CHM maternity program saves missionaries from medical debt, By Nicole Wilke, Albert Lea, Minn.

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*Editor’s note: This information was published in the September 2022 issue of Heartfelt Magazine, CHM’s monthly magazine that provides CHM membership-related tips and tricks, medical advice from doctors, testimonies from CHM members, and more. Please refer to the CHM Guidelines and applicable web pages for the most up-to-date information regarding CHM membership, sharing eligibility, and ministry news.*

As missionaries, we had a complex situation: We needed budget-friendly support for medical bills that could travel with us to any country. It seemed like a mythical unicorn situation. When we found CHM, it was a perfect fit. We weren’t thinking about maternity care, but it's proven to be one of the greatest blessings of CHM!

Our first pregnancy was a breeze. I hemorrhaged after the birth, but after a transfusion, I was as good as new.

Our second pregnancy was wonderful until around 30 weeks, when we found out I had anti-Kell antibodies. Josh had a blood protein called Kell, and I did not, so my body attacked blood with Kell antigens in it.

By God’s grace, Eliana was born healthy, even though she was Kell-positive. I hemorrhaged massively again, and between that and blood incompatibility, our doctors encouraged us to have no more biological children.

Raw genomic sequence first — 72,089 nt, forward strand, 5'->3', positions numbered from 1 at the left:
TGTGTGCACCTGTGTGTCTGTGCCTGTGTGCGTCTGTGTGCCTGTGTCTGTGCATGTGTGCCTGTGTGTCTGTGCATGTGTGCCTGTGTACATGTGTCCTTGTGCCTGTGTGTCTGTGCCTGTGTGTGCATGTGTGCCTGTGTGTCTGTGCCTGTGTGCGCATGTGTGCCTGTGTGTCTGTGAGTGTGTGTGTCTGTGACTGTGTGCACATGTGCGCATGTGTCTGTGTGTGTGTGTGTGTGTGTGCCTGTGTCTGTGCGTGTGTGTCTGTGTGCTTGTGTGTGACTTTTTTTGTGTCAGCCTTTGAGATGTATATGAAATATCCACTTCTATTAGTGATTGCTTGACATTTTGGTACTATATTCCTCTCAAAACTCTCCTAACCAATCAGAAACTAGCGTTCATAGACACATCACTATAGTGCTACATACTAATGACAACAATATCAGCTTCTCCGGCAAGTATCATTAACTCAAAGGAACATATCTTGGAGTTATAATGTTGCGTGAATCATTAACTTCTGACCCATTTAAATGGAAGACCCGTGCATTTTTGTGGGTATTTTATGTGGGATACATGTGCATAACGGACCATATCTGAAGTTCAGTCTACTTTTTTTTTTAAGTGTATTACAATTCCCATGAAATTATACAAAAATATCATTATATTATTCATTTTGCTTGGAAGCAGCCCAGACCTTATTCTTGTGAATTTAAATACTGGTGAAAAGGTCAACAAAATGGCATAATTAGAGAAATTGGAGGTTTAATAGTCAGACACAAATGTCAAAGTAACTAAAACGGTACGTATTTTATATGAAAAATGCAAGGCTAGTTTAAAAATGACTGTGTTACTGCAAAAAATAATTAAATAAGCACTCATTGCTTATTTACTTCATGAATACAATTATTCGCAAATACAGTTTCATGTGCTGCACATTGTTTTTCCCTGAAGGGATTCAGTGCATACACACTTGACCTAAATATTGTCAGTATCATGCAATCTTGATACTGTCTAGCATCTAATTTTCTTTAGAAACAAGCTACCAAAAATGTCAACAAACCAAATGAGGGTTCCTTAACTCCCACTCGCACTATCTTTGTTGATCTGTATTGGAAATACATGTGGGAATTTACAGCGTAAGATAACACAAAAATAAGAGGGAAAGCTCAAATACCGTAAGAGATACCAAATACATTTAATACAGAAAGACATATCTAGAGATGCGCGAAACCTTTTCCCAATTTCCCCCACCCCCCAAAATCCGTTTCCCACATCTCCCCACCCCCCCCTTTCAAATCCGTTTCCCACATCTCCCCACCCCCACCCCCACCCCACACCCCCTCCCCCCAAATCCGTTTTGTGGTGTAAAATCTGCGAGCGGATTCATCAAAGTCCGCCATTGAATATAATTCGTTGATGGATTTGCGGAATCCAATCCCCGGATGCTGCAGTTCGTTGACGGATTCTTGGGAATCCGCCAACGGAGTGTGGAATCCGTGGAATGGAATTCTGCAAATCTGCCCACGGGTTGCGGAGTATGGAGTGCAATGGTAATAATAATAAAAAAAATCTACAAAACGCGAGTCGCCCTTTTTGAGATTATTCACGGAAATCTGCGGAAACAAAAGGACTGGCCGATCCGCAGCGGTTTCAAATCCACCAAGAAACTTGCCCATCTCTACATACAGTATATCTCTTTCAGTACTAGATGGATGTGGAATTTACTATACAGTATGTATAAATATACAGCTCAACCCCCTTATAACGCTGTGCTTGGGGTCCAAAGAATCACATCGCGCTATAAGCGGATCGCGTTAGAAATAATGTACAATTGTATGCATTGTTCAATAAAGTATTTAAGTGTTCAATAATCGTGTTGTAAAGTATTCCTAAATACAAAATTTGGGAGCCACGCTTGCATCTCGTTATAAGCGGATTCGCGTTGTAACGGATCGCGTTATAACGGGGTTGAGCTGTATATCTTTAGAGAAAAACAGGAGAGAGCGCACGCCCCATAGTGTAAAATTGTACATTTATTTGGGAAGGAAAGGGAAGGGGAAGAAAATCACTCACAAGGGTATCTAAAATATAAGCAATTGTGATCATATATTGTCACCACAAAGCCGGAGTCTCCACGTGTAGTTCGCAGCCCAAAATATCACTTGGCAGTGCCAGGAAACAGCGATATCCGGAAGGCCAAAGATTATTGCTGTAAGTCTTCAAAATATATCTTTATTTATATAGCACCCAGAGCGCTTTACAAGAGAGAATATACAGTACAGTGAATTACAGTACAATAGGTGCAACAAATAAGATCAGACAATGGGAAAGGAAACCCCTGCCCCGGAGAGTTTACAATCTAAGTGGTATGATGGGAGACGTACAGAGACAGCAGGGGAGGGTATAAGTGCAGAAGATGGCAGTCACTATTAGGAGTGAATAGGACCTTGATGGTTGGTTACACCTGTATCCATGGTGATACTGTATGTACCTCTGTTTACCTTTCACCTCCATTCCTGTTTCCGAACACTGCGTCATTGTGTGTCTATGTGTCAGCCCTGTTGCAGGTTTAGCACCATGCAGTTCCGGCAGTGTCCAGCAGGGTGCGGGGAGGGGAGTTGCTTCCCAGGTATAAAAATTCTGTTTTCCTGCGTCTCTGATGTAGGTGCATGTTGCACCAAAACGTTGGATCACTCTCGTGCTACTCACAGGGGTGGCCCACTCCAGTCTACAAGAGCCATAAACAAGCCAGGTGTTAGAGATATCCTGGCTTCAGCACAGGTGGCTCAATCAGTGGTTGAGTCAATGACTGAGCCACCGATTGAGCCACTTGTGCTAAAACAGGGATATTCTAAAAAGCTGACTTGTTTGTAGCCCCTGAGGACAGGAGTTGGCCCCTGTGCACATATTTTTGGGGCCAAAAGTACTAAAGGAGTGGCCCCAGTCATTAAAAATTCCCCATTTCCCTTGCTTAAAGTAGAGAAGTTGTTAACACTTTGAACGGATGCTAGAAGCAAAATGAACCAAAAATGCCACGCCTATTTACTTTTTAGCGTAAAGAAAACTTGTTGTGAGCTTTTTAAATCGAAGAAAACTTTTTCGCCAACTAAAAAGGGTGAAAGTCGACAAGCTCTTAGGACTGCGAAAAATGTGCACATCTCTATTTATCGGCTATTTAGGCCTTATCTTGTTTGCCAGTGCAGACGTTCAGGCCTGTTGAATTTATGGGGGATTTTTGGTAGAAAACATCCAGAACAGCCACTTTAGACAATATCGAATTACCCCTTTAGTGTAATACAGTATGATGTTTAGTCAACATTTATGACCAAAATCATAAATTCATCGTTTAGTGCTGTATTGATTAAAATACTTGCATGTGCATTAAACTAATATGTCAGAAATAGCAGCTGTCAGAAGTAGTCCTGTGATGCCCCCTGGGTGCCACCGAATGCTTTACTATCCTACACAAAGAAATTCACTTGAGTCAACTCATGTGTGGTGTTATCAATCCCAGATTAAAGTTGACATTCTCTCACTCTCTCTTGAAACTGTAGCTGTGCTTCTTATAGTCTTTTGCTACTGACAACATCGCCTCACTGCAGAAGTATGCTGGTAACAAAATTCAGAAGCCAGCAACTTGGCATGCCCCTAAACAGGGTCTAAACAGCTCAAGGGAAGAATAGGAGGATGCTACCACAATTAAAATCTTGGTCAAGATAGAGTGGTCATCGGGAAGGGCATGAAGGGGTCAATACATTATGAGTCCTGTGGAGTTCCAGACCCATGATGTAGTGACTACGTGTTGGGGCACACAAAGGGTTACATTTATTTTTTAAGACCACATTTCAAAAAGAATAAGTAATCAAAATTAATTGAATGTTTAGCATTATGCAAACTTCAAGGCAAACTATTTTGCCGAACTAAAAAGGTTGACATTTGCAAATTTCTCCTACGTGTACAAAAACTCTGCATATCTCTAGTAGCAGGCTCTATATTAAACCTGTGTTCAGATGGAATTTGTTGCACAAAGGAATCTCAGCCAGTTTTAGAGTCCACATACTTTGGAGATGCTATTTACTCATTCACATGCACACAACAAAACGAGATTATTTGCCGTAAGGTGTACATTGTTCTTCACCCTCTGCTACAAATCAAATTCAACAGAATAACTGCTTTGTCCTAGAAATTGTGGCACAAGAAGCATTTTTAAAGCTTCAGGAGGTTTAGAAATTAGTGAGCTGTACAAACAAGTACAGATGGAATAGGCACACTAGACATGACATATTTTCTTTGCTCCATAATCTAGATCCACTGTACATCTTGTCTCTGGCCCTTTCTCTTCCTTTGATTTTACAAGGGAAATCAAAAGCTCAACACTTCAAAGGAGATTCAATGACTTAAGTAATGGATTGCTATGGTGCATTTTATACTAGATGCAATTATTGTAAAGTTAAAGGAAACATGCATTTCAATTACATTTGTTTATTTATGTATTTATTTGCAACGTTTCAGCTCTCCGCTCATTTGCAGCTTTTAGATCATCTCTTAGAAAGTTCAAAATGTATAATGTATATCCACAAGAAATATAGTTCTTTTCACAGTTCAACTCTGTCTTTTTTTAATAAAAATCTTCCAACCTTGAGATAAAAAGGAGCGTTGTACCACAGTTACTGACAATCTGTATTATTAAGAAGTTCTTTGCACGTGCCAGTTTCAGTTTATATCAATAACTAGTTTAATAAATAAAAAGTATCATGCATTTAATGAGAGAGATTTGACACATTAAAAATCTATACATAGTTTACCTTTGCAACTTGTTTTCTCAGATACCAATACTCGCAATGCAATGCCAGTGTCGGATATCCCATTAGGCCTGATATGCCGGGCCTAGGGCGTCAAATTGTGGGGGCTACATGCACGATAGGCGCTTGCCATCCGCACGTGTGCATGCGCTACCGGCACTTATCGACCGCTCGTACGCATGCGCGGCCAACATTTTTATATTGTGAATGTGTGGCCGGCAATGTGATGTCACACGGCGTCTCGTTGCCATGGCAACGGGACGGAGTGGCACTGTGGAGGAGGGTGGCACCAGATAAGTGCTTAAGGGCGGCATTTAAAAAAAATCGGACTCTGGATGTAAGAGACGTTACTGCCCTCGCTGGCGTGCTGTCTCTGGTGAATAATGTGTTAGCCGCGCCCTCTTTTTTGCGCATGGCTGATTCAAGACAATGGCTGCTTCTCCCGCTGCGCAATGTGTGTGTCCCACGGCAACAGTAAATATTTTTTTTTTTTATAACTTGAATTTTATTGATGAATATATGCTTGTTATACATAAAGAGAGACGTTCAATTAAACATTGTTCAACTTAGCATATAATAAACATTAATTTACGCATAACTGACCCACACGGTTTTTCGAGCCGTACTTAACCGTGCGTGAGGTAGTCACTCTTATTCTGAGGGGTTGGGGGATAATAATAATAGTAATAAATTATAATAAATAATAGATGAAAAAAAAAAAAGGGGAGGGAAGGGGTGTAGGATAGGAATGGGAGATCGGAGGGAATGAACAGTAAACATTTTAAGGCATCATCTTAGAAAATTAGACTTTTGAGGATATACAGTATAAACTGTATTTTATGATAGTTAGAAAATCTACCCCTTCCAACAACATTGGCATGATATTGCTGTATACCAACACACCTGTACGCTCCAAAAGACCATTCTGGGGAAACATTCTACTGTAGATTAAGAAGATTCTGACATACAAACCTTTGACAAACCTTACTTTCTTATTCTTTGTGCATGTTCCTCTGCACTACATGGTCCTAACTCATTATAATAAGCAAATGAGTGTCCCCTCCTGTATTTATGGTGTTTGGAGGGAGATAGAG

We grieved the loss, but we were at peace. However, when God wills for a little one to be born, He provides! Three years later, we were shocked to discover I was pregnant with a daughter: Selah.

We knew we’d eventually need to go to the U.S. for medical care because of the high risk of hemorrhage and limited access to blood in Peru where we were serving.

We found Dr. Mauricio la Rosa de los Rios, a U.S.-trained Peruvian obstetrician who was just getting his board certification in maternal fetal medicine. He was the only MFM specialist in Peru, having moved back to the country only one month prior to our meeting. I flew back and forth to Lima to see him every two weeks for specialized monitoring; then at 26 weeks, we left for Minnesota.

Selah had many challenges. Not only was she monitored weekly, but because my blood attacked hers, she needed three intrauterine blood transfusions. It became clear that she would be safer outside the womb than in it and they induced me around 34 weeks.

Selah was born screaming and went immediately to the NICU, where she stayed for 17 days. I hemorrhaged again, requiring two surgeries and multiple transfusions. Between Selah and me, we received a combined 15 units of blood.

Living internationally is complicated but critically important to our work to help Peruvian orphanages transition to family care. Medical care in Peru isn’t always excellent, so we needed something that covered healthcare costs for normal situations and U.S. healthcare costs for emergencies. Further, we needed something budget-friendly. 

Without CHM, we could have significant medical debt right now, leading to us leaving the mission field. CHM has played a role in us being able to do what we do. CHM has been an excellent fit to share the complex needs of our international family. 

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